German industrial production data and the PMI survey are signalling a loss of momentum in the goods-producing sector, suggesting that we may see another period of weak GDP growth in the fourth quarter.
Production increases marginally
Industrial production rose 0.2% in October, according to the Federal Statistical Office (Destatis). Economists polled by Reuters had expected a slightly stronger, 0.3%, increase. The rise in industrial production follows a revised 1.1% increase in September (previously reported as +1.4%). However, industrial output is down 0.7% in the latest three months, following a 0.3% decline in the third quarter.
With the exclusion of construction and energy, manufacturing output was up 0.2%, following a 1.2% rise in September. In the latest three months, however, manufacturing output is down 1.1%, its weakest performance since January 2013.
Destatis reported that capital goods manufacturers saw a 0.4% decline in output during October. Intermediate goods output meanwhile rose 0.8% and the production of consumer goods increased 0.5%. Energy production was down by 1.1% on the month, but construction was up 1.4%.
Factory orders rise in October
The disappointing production data surprised the markets after official data released last Friday had shown factory orders rising 2.5% in October, following a 1.1% increase (revised up from an initial 0.8% rise) in September. Domestic orders were up 5.3% (a 41-month high), while new export work rose 0.6%.
Factory orders rose a mere 0.2% in the third quarter, following an equally modest decline in Q2. PMI data had likewise signalled a weak trend in new orders in recent months and suggest that order intakes may fail to show any meaningful increase moving towards the end of the year.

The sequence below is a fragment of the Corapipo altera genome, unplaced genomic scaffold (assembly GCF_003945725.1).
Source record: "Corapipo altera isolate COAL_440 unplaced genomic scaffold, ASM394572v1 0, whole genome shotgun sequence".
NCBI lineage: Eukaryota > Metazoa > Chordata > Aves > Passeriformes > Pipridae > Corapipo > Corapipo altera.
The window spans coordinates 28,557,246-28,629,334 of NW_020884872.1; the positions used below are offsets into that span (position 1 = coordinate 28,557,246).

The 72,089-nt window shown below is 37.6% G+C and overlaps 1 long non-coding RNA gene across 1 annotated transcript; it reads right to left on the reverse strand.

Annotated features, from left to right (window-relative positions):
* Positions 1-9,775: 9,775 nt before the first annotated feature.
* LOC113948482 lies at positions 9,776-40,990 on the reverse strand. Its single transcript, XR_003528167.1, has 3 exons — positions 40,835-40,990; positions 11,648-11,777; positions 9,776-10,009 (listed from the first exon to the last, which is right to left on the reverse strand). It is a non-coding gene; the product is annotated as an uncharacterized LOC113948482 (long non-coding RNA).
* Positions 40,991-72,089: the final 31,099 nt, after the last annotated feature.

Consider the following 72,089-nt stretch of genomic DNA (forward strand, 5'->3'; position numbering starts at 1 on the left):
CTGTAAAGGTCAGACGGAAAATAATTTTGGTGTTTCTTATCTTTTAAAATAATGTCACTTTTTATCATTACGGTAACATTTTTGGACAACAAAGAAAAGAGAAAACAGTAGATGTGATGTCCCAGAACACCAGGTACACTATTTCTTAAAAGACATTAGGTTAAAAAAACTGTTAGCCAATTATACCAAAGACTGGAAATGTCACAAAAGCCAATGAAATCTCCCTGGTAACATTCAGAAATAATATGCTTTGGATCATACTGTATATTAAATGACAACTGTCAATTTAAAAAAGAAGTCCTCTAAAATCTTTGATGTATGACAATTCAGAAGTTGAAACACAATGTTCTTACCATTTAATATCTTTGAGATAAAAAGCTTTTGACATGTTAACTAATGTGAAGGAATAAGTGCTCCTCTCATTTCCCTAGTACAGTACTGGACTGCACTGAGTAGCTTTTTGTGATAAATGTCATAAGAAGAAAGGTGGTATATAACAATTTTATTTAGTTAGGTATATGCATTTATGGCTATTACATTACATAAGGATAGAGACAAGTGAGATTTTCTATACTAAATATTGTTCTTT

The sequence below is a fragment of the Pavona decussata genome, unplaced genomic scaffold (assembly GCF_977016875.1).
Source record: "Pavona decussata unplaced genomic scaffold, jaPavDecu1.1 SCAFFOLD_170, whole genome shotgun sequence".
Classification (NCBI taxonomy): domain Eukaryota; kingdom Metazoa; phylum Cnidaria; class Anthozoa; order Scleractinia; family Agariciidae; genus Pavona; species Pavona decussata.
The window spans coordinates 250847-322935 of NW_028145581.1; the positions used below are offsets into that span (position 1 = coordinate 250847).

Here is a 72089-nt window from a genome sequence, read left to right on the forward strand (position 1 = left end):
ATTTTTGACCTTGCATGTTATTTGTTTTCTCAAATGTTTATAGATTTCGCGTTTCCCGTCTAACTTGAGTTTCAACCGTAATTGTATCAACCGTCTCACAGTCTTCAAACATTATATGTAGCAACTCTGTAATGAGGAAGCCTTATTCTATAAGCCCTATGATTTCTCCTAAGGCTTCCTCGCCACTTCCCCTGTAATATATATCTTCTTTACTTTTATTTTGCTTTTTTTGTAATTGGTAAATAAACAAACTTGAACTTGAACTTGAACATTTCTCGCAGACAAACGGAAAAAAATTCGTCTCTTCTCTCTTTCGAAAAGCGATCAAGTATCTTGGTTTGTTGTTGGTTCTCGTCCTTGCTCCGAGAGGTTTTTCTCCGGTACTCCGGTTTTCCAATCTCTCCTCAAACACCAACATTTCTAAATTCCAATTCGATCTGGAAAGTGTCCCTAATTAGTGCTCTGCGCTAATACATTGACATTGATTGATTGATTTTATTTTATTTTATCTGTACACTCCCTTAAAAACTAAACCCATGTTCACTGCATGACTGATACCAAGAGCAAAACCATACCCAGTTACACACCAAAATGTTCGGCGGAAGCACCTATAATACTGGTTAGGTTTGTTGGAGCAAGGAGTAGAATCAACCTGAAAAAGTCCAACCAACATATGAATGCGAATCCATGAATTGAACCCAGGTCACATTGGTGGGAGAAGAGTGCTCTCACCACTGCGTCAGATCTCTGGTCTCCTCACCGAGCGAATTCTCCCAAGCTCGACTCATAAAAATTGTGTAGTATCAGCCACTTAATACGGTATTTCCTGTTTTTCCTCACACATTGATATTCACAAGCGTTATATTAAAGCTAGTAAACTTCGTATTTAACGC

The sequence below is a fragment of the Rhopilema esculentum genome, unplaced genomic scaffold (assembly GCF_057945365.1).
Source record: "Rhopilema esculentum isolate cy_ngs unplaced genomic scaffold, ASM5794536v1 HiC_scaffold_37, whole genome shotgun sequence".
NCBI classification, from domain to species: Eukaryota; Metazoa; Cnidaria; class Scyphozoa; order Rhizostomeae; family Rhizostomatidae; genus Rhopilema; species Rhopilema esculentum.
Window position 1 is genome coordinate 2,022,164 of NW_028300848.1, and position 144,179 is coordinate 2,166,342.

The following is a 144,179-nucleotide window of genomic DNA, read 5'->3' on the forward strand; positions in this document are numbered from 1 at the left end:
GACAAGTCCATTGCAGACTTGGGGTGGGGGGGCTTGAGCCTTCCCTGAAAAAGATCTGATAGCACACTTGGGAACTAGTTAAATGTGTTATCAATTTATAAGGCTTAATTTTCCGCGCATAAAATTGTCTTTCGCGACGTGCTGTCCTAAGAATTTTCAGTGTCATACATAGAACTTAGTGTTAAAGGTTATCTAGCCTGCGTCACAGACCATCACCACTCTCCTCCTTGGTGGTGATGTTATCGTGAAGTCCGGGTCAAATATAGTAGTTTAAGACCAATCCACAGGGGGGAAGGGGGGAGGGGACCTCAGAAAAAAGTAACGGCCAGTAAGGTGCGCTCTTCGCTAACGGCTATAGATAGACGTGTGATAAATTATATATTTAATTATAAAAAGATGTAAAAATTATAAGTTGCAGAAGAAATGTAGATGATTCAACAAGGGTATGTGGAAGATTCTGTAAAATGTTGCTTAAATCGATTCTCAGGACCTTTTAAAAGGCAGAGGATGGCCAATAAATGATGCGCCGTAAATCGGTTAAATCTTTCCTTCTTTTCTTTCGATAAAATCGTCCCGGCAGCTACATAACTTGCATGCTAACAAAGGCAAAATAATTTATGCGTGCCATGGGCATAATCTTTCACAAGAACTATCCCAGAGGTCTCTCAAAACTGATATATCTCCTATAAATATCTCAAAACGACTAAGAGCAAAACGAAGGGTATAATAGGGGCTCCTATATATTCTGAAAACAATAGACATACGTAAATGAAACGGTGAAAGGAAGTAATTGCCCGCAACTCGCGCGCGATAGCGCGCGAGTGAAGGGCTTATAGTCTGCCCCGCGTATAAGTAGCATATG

Factory orders and the PMI
Manufacturing sector continues to struggle
Both the official data and the survey results therefore point to a German industrial sector that continues to struggle and lose momentum in the final quarter of the year. The Markit/BME Germany Manufacturing PMI fell to a 17-month low in November, signaling a renewed deterioration in manufacturers' operating conditions. The PMI is currently running seven points lower compared to the start of the year, indicating a substantial loss of momentum in Germany's goods-producing sector.
Manufacturing production and the PMI
Output growth slowed to only a fractional pace, while new orders declined for a third month running and at the sharpest rate in nearly two years. With backlogs of work and stocks of finished goods falling, the rise in output is based on extremely shaky foundations.
Another worry is the weak export performance, which acted as a main drag on total new orders. The amount of new work from foreign markets fell in November for the first time since July last year, according to PMI respondents, with German manufacturers suffering from poor economic conditions in some of their main export destinations, namely France, China, Austria and Italy.
Other surveys show similar weakness to the PMI. While the Ifo Business Climate Index rose for first time in seven months in November, the latest index reading of 104.7 was still the joint second-lowest in just over one-and-a-half years and compares to a level of 110.6 at the beginning of the year.
Marginal growth for fourth quarter at best
Both the release of the orders and industrial production data for October confirmed our thinking that Germany's goods-producing sector may struggle to show any meaningful growth in the fourth quarter.
While service sector output remained in expansion territory, its rate of growth slowed dramatically to the weakest in 16 months in November. Consequently, the Markit Germany Composite Output Index, which measures the combined output of the manufacturing and service sectors, signalled only a slight expansion in November. It is therefore possible that the eurozone's largest economy will register only a modest increase in GDP in the fourth quarter.
Last week, the Bundesbank released its final semi-annual projection for economic growth in which it stated that the "German economy remains in good shape". However, the bank cut its growth forecast for 2014 from +1.9% in its June release to +1.4%. For 2015, the bank cut its forecast from an initial +2.0% to just +1.0%.
German GDP (excluding construction) and the PMI